Made this Valentine this morning, with red silk, a sheer grey/black poly, and a handmade pink paper with sparkle-inclusions.
The paper must date back to pre-school volunteering – the glitter is a dead give away.
Ever since Jude posted something about the possibility of ‘sympathetic evolution’ – possibly by pairing old and recent work, I have been wondering what this might look like with my bag of tricks. A few weeks ago, I clicked some shots from an illustrated book of poems that I created in college – so we are talking mid-70’s. The one below inspired today’s card:
This is a collage using a dark-room created floral image.
A couple of weeks later, a chip of red fabric happened to find its way underneath that grey/black polyester that I am currently so in love with, and the resonance spoke for itself.
Today’s card is a reminder of the power of deadlines, the utility of saving a piece of paper for 14 years, and the value of re-visiting our earlier work.
While this little heart-felt card merely hints at what a more robust ‘sympathetic evolution’ might look like, it is a tasty hint, and I’ll take it as a signpost!
Practice note: it helped, some, to add black shadows to the white-stitched letters with a pigma pen.
The Greek word moira (μοῖρα) literally means a part or portion, and by extension one’s portion in life or destiny. They [The Fates] controlled the metaphorical thread of life of every mortal from birth to death. [Wikipedia]
With two weeks to go for The Sketchbook Project, the foot of snowfall over the weekend was a boon — I got to spend almost all of Monday down in the cellar. I was having so much fun, it didn’t matter how cold my studio was!
Below are some images of sheets that I collected over the fall. One of D. sleeping. Another of our laundry closet, photoshopped.
My chosen theme — JACKETS, BLANKETS AND SHEETS – also got a boost from the snow. Blankets of snow covered the Northeast on Sunday, and so pictures of snow, Christmas napkins of snow, and Vintage Christmas cards with blankets of snow, all made their way into the book. More of that tomorrow.
Jack has nearly disappeared while walking on the newly-cleared sidewalk!
Well, after many days working outside at a garden site and shuffling school forms around, calling guidance counselors, dropping off forgotten track items to the high school, ETC.!! , I have been downstairs, which is to say, in my studio.
I just made three things — none of which I set out to do, all of which I like very much, and all of which make the pile of things UNDONE even bigger.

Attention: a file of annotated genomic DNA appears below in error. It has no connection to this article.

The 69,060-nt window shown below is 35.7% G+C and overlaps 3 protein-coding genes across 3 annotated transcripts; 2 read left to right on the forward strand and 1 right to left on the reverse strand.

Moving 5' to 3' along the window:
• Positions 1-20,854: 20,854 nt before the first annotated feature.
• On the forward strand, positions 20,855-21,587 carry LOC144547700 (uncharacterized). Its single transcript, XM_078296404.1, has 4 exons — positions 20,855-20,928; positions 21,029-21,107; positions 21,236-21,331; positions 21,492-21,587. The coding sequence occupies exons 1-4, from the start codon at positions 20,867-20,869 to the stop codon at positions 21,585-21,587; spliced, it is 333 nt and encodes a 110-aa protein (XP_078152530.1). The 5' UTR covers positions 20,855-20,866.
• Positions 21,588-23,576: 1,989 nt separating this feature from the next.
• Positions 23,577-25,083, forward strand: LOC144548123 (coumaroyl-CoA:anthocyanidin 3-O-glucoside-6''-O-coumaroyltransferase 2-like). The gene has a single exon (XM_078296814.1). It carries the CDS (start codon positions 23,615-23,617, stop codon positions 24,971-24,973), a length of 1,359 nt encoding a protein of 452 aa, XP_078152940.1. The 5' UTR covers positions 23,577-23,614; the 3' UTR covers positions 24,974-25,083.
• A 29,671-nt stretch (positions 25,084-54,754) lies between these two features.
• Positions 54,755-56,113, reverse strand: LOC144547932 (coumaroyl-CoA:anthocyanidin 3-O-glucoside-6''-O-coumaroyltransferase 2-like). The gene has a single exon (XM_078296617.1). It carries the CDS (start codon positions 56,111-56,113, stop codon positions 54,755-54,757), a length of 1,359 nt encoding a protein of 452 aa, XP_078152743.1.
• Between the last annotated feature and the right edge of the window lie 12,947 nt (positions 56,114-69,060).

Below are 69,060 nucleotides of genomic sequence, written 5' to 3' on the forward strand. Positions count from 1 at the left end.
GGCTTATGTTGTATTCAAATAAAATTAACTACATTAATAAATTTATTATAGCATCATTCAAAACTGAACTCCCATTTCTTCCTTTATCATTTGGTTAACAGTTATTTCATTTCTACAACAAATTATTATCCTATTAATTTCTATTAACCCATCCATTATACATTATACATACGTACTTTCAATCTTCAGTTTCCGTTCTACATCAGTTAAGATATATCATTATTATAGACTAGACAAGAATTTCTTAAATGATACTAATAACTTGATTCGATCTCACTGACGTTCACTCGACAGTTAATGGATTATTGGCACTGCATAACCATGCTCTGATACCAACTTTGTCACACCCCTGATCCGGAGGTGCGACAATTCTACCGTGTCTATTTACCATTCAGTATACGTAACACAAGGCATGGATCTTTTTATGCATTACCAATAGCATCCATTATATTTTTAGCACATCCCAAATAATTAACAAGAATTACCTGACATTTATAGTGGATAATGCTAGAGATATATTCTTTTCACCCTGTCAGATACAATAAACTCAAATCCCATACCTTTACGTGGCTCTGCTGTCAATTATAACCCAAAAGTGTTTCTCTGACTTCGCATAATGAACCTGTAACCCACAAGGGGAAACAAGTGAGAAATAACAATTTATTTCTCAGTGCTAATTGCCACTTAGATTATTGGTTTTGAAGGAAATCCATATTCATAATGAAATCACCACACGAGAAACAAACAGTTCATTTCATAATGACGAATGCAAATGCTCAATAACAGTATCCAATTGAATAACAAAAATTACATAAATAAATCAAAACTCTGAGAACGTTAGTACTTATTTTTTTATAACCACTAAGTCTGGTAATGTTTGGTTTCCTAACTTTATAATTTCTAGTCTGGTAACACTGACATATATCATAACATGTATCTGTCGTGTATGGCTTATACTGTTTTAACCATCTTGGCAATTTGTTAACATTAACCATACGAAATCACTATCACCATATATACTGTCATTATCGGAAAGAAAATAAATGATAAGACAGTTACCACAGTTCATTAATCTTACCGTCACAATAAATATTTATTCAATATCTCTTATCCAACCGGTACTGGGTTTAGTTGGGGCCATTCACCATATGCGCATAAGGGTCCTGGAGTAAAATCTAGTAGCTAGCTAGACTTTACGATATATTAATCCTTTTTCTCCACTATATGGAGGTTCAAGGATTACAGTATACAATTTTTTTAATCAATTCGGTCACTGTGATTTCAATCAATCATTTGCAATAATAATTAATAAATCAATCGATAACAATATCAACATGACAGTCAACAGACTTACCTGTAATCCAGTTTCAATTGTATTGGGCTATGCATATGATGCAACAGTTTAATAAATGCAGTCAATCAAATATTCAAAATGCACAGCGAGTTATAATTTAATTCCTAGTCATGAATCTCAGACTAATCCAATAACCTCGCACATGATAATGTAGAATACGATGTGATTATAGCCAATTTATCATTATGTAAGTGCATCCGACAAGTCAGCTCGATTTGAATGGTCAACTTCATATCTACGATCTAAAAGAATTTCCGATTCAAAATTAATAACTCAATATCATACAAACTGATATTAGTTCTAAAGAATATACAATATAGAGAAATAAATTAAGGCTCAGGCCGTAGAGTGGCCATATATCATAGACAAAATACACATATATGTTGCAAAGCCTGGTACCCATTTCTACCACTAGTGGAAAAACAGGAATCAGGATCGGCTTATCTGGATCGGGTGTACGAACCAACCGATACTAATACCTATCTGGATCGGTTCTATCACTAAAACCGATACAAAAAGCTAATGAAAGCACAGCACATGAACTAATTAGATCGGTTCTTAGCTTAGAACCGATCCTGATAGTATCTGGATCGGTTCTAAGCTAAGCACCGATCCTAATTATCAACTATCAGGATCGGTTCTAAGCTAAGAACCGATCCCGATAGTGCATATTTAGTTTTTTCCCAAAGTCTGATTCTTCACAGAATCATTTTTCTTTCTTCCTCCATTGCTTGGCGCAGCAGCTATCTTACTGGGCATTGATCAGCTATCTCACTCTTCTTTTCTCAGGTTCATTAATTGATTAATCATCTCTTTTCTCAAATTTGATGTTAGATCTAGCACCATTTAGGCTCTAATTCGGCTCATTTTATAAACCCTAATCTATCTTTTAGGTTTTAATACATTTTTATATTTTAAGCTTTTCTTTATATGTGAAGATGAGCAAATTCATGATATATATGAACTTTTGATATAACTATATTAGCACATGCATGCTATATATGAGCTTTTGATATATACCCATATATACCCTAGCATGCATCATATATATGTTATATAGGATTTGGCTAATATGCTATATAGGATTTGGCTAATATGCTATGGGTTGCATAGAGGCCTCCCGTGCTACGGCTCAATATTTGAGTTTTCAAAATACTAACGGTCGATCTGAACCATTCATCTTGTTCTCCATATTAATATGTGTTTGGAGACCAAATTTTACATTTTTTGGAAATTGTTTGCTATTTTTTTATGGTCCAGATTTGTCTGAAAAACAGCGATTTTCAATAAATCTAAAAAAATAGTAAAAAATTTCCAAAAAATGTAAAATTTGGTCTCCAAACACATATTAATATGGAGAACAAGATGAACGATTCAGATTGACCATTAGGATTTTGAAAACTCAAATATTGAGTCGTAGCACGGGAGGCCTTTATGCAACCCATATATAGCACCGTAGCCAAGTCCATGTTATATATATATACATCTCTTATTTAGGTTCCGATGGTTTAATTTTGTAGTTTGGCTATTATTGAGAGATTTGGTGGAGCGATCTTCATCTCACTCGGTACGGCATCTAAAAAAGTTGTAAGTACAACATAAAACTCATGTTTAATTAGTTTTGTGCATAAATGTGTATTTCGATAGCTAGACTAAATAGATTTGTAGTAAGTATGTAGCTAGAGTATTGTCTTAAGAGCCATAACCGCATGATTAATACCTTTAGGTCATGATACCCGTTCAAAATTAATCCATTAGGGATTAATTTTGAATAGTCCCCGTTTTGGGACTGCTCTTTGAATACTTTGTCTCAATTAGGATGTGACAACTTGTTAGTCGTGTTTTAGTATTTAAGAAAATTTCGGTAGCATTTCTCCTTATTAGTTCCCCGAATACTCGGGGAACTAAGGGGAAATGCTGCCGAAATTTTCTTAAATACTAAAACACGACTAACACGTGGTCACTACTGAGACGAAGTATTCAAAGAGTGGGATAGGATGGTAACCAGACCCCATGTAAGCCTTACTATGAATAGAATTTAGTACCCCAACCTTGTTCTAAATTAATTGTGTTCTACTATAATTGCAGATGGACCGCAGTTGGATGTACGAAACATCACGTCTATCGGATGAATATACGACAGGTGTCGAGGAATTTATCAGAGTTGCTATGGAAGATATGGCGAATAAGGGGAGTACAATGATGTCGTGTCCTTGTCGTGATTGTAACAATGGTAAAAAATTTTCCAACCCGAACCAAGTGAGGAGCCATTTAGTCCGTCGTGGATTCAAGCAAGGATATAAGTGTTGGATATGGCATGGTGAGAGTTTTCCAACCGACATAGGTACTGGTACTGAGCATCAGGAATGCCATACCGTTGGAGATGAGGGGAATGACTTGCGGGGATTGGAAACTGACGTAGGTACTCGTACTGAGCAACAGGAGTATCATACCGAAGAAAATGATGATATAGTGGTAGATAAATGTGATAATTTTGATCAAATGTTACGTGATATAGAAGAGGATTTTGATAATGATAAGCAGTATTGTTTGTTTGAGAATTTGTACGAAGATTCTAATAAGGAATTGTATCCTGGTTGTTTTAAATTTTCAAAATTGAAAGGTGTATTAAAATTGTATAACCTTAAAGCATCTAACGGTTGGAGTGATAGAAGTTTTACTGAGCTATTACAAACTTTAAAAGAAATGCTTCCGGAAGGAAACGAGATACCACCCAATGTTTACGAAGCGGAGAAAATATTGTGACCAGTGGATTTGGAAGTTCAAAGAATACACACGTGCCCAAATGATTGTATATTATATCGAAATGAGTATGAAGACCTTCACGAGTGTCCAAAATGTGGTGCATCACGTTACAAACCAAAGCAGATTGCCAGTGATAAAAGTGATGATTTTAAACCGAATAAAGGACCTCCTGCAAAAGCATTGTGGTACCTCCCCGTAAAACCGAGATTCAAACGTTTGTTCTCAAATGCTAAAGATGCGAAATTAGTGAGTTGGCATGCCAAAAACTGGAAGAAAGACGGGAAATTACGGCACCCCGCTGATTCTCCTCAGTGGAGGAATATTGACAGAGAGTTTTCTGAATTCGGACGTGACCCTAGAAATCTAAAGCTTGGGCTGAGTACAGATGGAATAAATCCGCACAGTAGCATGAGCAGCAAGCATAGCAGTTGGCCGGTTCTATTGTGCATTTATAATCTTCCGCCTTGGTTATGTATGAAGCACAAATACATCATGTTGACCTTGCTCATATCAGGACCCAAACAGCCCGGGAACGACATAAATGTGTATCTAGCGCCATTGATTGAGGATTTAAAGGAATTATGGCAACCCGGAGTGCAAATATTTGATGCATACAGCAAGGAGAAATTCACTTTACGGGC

So, what to do? Force myself to finish before I play? Just stop binding my pieces?
That last option is not a bad alternative at all. Arlee, whom I discovered both in various flickr pools and in this month’s Cloth Paper Scissors, showcased a beautiful quilt with texture galore and unfinished, tattered edges.
The collage above was one of the pieces I made when I perhaps should have been finishing other things. The text is printed on linen and on fake vellum — both fed through an inkjet. They are scraps from my quilt, “Valentine to Iraq” (below), made some time ago. I made the off-white paper with newspaper inclusions while teaching a UU religious ed class a couple of years ago.
Quilt, about 3.5' x 20"
This quilt was coming together as the American death toll in Iraq reached 3,000. I originally planned to stitch 3,000 “x’s” on the quilt, representing the final kisses of mothers to their never-to-return soldier children, but stopped at a little over 1,000. It gave me a sober appreciation for how large a number 3,000 is. And now, of course, the toll is much higher. And we’re not counting Iraqi deaths.
This is a chop-and-rearrange piece — some areas, therefore, have as many as six layers of fabric. I’m not sure this is technically a quilt, because there isn’t batting behind every single square of this piece, which is mounted on felt.
The X-stitch-kisses at times resemble sutures.
Crucifixes found their way into the piece, representing the enormous sacrifice both the soldier and his mother make (and his father and other family members/or her — forgive me, as a mother of two boys, this piece references our genders).
Here, half a heart is depicted, meaning what it is — a broken heart.
The original statements, which I fractured and reassembled, were: “All mothers of sons want them to live,” and “I now have sons and I want them to live,” and “I want all wars to end.”
Another heart fragment, covered in kisses/sutures.
I wanted some of the embellishments to take on the look and feel of maps, or again, the edges of wounds.
Here you can see how the varying thicknesses relate to each other.